Example: Fetch all employee whose name contains the word am

The following SQL query will return all the employees from the Employee table where the Name containing the word ‘am’ is anywhere in the name column. This is because we have mentioned patterns like ‘%am%’. 

SELECT * FROM Employee WHERE Name LIKE ‘%am%’;

Once you execute the above SQL query, you will get the following Output.

Fetch all employee whose name contains the word am

NOT LIKE Operator in Oracle

We can also revert the SQL statement by using the NOT LIKE operator. Let us understand the use of NOT Like Operator with examples.

Example: Fetch all the employees whose name does not start with P.

The following select statement will return all employees from the Employee table whose name does not start with the character ‘P’. The employee whose starting alphabet is not P will be returning as output. This is just the opposite of the LIKE Operator.

SELECT * FROM Employee WHERE Name NOT LIKE ‘P%’;

Once you execute the above query, you will get the following output, and please observe it return all the employees whose name does not start with the character p.

NOT LIKE Operator in Oracle

Example: Fetch all the employees whose city does not end with ai.

The following SQL query will return all the employees whose city name does not end with the word ‘ai’.

SELECT * FROM Employee WHERE CITY NOT LIKE ‘%ai%’;

Once you execute the above SQL query, you will get the following output which returns all the employees whose city name does not end with the string ai.

NOT LIKE Operator in Oracle with Examples

Example: Fetch all employee whose name does not contain the word am

The following SQL SELECT Statement will return all the employees from the Employee table where the Employee Name does not contain the word ‘am’ anywhere in the name column.

SELECT * FROM Employee WHERE Name NOT LIKE ‘%am%’;

Once you execute the above SQL query, you will get the following result set.

Fetch all employee whose name does not contain the word am

Like Operator Using _ (underscore) Wildcard Character in Oracle

The underscore (_) means it will exactly search for one character after the “_”. Let us understand the use of _ wildcard character with an example. Let’s filter the data more precisely and this time get the employee’s city starting with ‘Londo’ but only containing a total of 6 characters. The following is the SQL statement which will return the same.

SELECT * FROM Employee WHERE City LIKE ‘Londo_’;

Once you execute the above query, you will get the following output. Here the employees with city value contain Londo and are of only 6 characters are returned in the result set.

Like Operator Using _ (underscore) Wildcard Character in Oracle

Example: Fetch all the employees whose department is having two letters

The following SQL query will return all the employees from the Employee table where the Department name is having two characters. Here we are using two underscores (__) as the part in the LIKE Operator.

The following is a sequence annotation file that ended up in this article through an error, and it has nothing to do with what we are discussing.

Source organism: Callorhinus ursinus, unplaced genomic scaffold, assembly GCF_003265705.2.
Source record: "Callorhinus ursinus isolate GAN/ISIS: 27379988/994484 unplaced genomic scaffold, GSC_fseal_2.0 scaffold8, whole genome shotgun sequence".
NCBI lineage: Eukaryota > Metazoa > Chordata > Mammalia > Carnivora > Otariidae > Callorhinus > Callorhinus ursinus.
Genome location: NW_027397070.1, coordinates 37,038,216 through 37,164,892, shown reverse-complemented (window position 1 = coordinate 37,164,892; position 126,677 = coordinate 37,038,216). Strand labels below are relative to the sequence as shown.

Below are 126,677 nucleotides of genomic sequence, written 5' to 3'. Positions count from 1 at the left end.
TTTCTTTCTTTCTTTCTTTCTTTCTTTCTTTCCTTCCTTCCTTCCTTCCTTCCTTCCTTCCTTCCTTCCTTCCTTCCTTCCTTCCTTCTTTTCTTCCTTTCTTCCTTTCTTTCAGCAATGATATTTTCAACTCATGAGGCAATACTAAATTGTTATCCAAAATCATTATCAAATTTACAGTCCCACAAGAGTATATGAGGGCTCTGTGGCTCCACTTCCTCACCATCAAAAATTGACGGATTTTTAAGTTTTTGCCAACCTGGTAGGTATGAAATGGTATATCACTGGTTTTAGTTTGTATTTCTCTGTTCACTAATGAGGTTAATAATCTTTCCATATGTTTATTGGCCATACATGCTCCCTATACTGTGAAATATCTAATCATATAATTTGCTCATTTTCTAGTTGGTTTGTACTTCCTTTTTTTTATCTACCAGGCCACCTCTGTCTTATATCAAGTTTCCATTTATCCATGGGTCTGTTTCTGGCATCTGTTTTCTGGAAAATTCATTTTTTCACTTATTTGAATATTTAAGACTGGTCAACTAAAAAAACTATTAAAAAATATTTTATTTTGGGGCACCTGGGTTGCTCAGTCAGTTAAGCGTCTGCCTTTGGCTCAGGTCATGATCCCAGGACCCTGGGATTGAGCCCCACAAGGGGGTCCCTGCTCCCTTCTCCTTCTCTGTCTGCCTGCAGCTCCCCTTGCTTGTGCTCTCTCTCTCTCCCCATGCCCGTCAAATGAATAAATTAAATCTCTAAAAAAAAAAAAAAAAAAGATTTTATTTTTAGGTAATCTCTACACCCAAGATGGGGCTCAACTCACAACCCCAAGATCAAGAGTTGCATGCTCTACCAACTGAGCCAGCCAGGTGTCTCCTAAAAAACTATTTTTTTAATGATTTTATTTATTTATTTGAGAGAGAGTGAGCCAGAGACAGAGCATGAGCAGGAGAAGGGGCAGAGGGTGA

SELECT * FROM Employee WHERE Department LIKE ‘__’;

Once you execute the above SQL Statement, you will get the following result set which includes only the employees from the IT and HR departments.

Like Operator Using _ (underscore) Wildcard Character in Oracle with Examples

Note: The LIKE Operator is Used to search for a specific pattern in a given input. The % (percentage) and _ (underscore) are two wildcard characters supported by Oracle. The % (percentage) represents the remaining group of characters in the given input. The _ (underscore) represents one character in the given input.

Example: Display all the employees whose names are having the second letter as ‘i’ in the Employee table

SELECT * FROM Employee WHERE Name LIKE ‘_i%’;

Once you execute the above query, you will get the following output.

Display all the employees whose names are having the second letter as'i' in the Employee table

Like operator with special char’s:

Example: Whose employee name is having “#” char?
SELECT * FROM Employee WHERE Name LIKE ‘%#%’;

Example: Whose employee name is having “@” char?
SELECT * FROM Employee WHERE Name LIKE ‘%@%’;

Example: Whose employee name is having “_” char?
SELECT * FROM Employee WHERE Name LIKE ‘%\_%’ESCAPE ‘\’;

Example: Whose employee name is having “%” char?
SELECT * FROM EMP77 WHERE ENAME LIKE ‘%\%%’ESCAPE ‘\’;

Note: Generally oracle database server will treat these symbols (%, _ ) as “wildcard operators” but not “special chars”. To overcome this problem, we must use a pre-defined statement i.e. “escape ‘\’ “.

In the next article, I am going to discuss SET Operators in Oracle with Examples. Here, in this article, I try to explain LIKE Operator in Oracle with Examples and I hope you enjoy this LIKE Operator in Oracle with Examples article. If you have any queries regarding the Oracle Between Operator, then please let us know by putting your query in the comment section.